Looks OK

First, there's a bit of a special case here: Duplicates. A clear, well-written question might still be a duplicate, and the last thing you want to do is to dispute Duplicate flags by choosing Looks OK if it is a duplicate. So always read the comments first: scroll to the end of the question, and if you see "Possible duplicate" in the list, either mark it as a duplicate yourself (if you can confirm that the comment is accurate) or Requires Editing if the author has provided some clarification in the comments but hasn't yet edited the post; choose Looks OK only if you're certain the question is not a duplicate. As always, Skip is a fine option here if you simply don't want to take the time to look at duplicates.

Look for a "possible duplicate" comment, always

If the question is clear, well-written and unique, hit Looks OK. If you're the 3rd person to choose this option, you'll get the chance to vote on the question following your review — go ahead and do so! (You can always vote by clicking through to the normal question page of course, but since exceptionally good questions are so rare Triage gives you a chance to do this without leaving the queue).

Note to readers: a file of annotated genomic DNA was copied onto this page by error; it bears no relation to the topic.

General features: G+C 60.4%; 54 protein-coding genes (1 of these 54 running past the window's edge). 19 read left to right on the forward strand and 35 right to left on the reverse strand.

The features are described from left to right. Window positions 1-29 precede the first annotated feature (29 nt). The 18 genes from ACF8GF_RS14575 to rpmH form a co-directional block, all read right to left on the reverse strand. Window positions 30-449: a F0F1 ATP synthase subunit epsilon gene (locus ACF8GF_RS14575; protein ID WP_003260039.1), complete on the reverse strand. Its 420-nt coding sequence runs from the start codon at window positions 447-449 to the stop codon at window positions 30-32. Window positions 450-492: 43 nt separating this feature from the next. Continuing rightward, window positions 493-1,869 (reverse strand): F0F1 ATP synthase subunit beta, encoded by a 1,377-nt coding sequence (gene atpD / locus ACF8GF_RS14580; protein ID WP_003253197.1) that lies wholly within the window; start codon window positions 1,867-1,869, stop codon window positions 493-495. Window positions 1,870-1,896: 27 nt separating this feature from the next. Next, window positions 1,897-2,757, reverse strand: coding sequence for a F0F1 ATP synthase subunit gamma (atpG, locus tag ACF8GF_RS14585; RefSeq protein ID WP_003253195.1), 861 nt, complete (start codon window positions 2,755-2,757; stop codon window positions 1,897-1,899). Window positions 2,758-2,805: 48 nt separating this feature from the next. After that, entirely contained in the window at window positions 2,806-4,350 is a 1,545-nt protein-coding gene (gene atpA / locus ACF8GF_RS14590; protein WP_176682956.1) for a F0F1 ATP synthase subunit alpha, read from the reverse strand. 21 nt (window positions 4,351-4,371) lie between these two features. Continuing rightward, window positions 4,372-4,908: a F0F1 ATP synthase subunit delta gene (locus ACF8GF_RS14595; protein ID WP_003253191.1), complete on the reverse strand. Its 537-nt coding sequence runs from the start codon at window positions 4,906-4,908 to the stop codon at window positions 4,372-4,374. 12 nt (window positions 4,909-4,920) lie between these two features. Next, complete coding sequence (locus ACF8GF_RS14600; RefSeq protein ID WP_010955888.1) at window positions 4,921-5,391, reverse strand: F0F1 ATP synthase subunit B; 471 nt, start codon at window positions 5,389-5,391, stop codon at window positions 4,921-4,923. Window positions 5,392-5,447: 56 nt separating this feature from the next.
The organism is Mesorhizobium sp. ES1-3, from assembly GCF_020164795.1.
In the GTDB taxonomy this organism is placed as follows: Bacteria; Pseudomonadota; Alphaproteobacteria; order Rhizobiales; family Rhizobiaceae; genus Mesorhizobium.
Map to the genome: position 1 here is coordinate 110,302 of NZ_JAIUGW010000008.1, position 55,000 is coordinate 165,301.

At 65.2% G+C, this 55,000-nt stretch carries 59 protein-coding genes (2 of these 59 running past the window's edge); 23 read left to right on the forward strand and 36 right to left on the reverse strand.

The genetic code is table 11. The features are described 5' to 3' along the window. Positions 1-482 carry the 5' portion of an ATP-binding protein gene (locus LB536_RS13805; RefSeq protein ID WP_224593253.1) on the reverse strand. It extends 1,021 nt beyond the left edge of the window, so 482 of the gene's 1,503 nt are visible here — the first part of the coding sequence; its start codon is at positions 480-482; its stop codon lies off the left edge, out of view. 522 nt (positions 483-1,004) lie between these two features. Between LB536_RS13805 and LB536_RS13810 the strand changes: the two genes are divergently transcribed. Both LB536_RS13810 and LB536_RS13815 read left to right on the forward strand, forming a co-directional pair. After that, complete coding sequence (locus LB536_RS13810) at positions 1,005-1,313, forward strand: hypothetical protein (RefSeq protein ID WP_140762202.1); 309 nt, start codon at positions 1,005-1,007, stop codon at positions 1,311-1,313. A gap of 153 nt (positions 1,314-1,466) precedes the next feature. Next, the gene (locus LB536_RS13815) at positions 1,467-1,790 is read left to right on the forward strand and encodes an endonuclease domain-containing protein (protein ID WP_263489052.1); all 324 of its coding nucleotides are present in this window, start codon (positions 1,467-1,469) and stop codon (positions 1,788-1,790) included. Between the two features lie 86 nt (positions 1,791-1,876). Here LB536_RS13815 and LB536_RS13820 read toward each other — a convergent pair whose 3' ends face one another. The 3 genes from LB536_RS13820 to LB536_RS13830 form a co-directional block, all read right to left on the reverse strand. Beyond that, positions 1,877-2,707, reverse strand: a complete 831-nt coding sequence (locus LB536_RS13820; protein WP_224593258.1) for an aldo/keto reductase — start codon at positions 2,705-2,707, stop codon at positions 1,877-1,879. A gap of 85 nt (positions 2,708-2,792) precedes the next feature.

If it's a halfway decent question but not amazing, or if some editing would be nice to clean up some minor errors or rough spots, but it's just about as answerable without any, just hit Looks OK.

If it's kind of a boring or useless question but it doesn't really need to be closed or removed, hit Looks OK (and downvote if you're the 3rd reviewer).


Addendum: Queue limits

The limit of 20 reviews/day is common to all review queues on all sites and does not change with reputation, time spent on site, badges, helpful flags, review counts, audit pass rates, or much of anything except the queue overflowing: if there are more than 150 reviews backlogged, all reviewers will have 40 reviews/day in that queue. (♦ moderators do not have review limits.)